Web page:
Colin went to check the defibrillator in Bruton on Wednesday morning and found that the cabinet had been opened and that the defibrillator was gone.
We reported this to South West Ambulance Service and they checked the records and found that it had been used in an incident that morning.
Later on in the morning, we were contacted by a representative of Heartbeat South West who had been contacted by Shepton Mallet police. “Your Bruton defib was successfully used by the Police to resuscitate someone“.
The defibrillator is now back in the cabinet but will need purchase new pads and other items before it is ready for use again.
Many thanks to all of those who helped towards getting the defibrillator in Bruton.
There are some who are born to lead. This was patently obvious at the summit of Lodge Hill on the evening of Remembrance Day where there was much activity involved in illuminating the Living Cross. Three members of Brue Valley plus a supporter ( Rogers L and W, Peter and Anne) assisted the regulars in positioning the metal posts and lanterns. Director of Operations (aka Nicky Creed) proved to be in excellent form sending her colleagues down the treacherous slopes of Lodge Hill. The mud didn’t help but with perseverance the 56 lanterns were positioned. The result was stunning. We lifted a glass or three in the twilight (thank you Nicky) ! Next year your correspondent will bring crampons and rope!
Not content with the fireworks which a Brue Valley business meeting can provide, five Brue Valley Rotarians and one helper went to assist our mother club, Shepton Mallet, at their community bonfire and firework display at Shepton Mallet football club.
After a year off for Covid, this exceptionally well organised event was well and truly back with the usual popular appeal.
Due to your correspondence putting “Service above Self” down a dark and tree lined path, the photographs have to be interpreted as artistic representation rather than a true reflection of the visual delight experienced by those on the field!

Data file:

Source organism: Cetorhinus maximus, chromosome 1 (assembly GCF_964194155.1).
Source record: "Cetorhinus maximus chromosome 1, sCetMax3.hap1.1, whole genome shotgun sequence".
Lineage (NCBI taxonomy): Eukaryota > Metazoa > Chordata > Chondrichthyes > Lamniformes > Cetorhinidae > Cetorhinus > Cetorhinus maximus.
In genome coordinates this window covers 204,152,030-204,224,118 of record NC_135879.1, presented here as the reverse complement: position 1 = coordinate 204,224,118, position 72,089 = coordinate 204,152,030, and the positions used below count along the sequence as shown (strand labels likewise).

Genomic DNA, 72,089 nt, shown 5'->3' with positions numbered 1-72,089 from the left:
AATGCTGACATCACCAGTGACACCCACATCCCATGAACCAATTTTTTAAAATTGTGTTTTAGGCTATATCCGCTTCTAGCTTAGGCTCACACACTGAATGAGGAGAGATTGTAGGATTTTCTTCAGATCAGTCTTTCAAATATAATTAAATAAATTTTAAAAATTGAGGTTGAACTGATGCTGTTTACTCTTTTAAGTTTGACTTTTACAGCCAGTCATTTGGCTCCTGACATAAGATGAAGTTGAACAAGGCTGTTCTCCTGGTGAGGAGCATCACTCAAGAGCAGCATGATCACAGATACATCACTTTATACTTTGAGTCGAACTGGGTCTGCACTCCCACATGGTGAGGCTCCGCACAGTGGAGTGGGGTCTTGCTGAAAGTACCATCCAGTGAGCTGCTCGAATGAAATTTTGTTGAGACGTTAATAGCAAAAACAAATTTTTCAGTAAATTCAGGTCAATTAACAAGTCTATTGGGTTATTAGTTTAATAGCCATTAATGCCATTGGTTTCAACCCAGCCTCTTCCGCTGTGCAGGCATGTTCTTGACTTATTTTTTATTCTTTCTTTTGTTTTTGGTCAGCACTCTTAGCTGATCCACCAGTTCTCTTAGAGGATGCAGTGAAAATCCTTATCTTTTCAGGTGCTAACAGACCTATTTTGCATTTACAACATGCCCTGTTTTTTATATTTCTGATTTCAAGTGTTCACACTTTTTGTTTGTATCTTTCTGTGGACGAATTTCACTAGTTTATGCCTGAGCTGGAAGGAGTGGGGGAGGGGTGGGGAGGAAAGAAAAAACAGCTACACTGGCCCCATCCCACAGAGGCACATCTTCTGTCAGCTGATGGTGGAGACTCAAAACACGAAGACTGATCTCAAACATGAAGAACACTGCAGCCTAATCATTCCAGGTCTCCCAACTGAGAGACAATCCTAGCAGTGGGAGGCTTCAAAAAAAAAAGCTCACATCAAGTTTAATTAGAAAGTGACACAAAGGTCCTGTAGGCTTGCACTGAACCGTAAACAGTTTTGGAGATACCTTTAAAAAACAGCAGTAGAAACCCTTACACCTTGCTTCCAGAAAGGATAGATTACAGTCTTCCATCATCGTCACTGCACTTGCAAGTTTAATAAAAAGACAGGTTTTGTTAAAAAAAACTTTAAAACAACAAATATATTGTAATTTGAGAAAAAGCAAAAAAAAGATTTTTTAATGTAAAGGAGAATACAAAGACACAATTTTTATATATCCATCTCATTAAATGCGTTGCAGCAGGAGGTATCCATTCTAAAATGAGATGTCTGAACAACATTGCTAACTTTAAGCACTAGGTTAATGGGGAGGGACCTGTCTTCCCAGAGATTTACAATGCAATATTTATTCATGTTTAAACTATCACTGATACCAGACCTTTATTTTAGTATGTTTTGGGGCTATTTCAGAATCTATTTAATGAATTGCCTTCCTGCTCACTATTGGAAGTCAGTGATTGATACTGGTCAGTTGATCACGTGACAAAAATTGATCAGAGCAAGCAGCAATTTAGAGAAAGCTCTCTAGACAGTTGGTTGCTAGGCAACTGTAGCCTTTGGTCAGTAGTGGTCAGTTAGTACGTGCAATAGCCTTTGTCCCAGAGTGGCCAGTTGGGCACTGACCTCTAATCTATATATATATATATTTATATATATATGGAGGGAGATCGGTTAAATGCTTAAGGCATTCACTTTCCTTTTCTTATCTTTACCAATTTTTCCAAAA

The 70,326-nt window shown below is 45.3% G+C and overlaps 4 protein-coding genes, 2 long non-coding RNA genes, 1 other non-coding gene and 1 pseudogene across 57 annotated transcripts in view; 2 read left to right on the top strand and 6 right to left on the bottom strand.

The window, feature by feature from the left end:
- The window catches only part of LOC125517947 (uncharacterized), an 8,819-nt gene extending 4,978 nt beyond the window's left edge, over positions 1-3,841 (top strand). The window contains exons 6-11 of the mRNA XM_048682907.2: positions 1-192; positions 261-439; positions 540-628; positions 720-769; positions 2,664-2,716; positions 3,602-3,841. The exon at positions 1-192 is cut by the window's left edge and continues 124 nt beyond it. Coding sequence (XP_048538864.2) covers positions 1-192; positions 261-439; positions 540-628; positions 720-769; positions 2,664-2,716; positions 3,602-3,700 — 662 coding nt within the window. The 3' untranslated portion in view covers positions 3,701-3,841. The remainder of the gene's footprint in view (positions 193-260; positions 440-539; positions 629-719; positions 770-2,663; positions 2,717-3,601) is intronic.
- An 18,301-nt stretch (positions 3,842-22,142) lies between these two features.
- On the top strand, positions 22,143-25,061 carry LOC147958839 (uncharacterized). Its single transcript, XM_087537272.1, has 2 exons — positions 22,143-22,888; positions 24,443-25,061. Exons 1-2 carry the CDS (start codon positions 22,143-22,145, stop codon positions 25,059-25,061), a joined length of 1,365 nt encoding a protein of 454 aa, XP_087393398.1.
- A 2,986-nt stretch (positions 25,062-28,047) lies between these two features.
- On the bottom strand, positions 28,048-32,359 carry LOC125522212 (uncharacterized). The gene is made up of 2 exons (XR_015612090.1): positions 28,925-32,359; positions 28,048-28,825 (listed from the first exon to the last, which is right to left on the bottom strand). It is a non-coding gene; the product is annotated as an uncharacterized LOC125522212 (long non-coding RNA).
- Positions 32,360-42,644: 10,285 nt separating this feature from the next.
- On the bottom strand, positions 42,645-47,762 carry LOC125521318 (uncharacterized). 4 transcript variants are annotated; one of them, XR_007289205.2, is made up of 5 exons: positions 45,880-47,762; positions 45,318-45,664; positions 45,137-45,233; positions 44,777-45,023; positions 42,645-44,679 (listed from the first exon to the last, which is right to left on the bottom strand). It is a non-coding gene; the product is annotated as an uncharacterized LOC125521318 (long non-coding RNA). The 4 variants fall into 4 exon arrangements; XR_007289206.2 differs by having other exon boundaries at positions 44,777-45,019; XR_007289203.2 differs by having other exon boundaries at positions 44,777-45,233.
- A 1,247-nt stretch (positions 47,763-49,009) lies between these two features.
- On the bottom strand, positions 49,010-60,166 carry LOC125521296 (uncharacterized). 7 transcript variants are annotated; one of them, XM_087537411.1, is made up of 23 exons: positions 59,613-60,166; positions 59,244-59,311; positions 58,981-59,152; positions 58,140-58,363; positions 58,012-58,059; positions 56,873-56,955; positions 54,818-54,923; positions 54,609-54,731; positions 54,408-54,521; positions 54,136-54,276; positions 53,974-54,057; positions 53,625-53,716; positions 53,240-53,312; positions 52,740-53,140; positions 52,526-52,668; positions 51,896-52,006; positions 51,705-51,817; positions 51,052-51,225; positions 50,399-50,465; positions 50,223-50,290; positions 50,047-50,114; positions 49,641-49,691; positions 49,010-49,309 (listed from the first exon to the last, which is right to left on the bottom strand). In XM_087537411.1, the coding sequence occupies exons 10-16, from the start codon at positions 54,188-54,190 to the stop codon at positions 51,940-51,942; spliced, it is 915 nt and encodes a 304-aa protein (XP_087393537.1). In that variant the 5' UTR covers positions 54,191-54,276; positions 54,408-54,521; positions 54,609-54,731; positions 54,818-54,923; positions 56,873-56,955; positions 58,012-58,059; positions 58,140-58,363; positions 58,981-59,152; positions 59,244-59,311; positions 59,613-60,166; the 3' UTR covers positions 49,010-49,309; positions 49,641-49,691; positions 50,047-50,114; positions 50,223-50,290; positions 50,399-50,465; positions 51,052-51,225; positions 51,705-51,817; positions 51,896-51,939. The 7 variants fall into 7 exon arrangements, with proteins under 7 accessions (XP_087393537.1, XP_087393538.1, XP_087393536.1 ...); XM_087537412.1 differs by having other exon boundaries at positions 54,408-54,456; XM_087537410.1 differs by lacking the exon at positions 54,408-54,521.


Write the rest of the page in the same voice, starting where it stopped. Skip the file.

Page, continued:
Many of our members were at first puzzled when a JigFest was proposed to raise money for charity. No we were not expecting kilts to be worn for a morning of Highland Dancing but instead we were going to offer bargain JigSaws at prices from as little as £2.
So during the past few months Brue Valley Rotary Club members have been collecting new, used and nearly new Jigsaws in order to resell them at bargain prices. No one was really sure how many people would want to come along to Kings School Bruton today to buy any of the 300+ puzzles we had on offer.
But we were delighted when people started to turn up in search of Christmas presents, gifts to keep elderly relatives occupied or simply challenging puzzles to exercise the brain. In total £560 was raised which will go a long way to help the many charities Brue Valley Rotary Club regularly support.
On Friday 15 October, 13 jolly members of Brue Valley Rotary travelled to Plymouth to host a Race Night for Rotary District 1200 Conference 2021. Most of us travelled in the Wincanton Community Bus, very ably driven by Rotarian – and qualified bus driver – Andrew Moore, despite the various hold-ups and detours it was a safe journey.
The Race Night was attended by some 140 delegates from District 1200 and, by the volume of noise they made, they seemed to have had a good time. Much betting was done, and although not everyone was a winner, two good causes benefitted from their generosity. Childrens’ Hospice SW and Parkinsons UK.
There was an estimated £950 raised on the Tote and £350 on the Raffle, Rotarian Adrian Foster from Chippenham, who was the lucky bidder for ownership of the winning horse in the last race, won £156 as his prize – he very generously donated £100 to the pot. So, although not finally confirmed, it looks like Brue Valley Rotary helped District 1200 to raise approx £1400 for two very worthwhile causes.
Very many thanks to all delegates, the Brue Valley Race Team and especially Andrew Moore for getting us there and back safely.
A strong team from Brue Valley Rotary assembled, at the appointed time and place, for bucket collection duties at the first Castle Cary Carnival since 2019 – it was good to be back! Two of our number had been on Rotary duty at Plymouth the previous evening until the small hours; earlier in the day others had been involved in a community coffee morning so Rotary Exhaustion (RE) might have been expected. Your correspondent is delighted to report that RE wasn’t in evidence and morale was extremely high. It wasn’t long before the firework spluttered into the sky signalling the start of the 2021 Carnival. The Brue Valley Rotary Team were swiftly in action shaking the buckets and persuading the not inconsiderable numbers to dig deep. The Carnival’s return, albeit it a walking format, was welcomed by everyone. We enjoyed it too!